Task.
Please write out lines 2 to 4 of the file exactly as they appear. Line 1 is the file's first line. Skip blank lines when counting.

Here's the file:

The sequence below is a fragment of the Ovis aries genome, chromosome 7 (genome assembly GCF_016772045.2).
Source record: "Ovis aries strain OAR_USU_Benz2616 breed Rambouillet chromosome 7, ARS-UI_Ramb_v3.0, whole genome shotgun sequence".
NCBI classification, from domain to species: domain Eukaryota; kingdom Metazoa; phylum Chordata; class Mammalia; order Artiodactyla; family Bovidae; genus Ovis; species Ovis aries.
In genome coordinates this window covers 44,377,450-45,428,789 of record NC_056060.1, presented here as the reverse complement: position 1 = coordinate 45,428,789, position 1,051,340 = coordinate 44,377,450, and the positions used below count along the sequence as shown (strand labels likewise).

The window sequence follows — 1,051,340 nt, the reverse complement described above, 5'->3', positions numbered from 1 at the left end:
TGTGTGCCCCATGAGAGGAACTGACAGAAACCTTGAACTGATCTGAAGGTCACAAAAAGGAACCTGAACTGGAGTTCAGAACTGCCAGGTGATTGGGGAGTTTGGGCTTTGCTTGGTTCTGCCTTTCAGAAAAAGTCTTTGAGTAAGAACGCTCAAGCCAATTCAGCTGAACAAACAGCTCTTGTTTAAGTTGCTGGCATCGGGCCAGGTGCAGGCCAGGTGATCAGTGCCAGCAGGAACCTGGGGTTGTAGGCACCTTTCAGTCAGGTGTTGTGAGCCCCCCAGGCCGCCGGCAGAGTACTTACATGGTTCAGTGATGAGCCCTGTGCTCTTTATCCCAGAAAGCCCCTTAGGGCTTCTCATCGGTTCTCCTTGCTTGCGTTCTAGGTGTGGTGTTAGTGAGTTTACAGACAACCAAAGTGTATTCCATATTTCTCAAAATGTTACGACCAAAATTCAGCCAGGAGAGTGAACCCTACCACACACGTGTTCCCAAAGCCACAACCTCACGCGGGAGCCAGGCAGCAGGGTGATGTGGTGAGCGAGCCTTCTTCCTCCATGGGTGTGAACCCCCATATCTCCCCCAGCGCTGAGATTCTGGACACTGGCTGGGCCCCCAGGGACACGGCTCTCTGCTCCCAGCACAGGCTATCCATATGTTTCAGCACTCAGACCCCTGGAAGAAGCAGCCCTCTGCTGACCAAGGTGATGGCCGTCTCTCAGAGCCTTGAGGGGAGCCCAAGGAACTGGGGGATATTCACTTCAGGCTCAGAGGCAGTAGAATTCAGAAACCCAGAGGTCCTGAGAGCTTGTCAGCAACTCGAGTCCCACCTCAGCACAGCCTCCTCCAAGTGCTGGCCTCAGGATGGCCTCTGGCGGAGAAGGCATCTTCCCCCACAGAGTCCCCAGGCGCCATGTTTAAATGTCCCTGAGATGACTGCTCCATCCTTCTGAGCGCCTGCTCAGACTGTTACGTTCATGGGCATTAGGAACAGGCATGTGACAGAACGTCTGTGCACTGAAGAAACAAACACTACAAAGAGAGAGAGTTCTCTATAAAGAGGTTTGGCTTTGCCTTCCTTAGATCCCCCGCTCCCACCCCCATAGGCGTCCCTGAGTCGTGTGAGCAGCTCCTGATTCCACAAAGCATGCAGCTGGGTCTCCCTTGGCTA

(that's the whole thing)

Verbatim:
Source record: "Ovis aries strain OAR_USU_Benz2616 breed Rambouillet chromosome 7, ARS-UI_Ramb_v3.0, whole genome shotgun sequence".
NCBI classification, from domain to species: domain Eukaryota; kingdom Metazoa; phylum Chordata; class Mammalia; order Artiodactyla; family Bovidae; genus Ovis; species Ovis aries.
In genome coordinates this window covers 44,377,450-45,428,789 of record NC_056060.1, presented here as the reverse complement: position 1 = coordinate 45,428,789, position 1,051,340 = coordinate 44,377,450, and the positions used below count along the sequence as shown (strand labels likewise).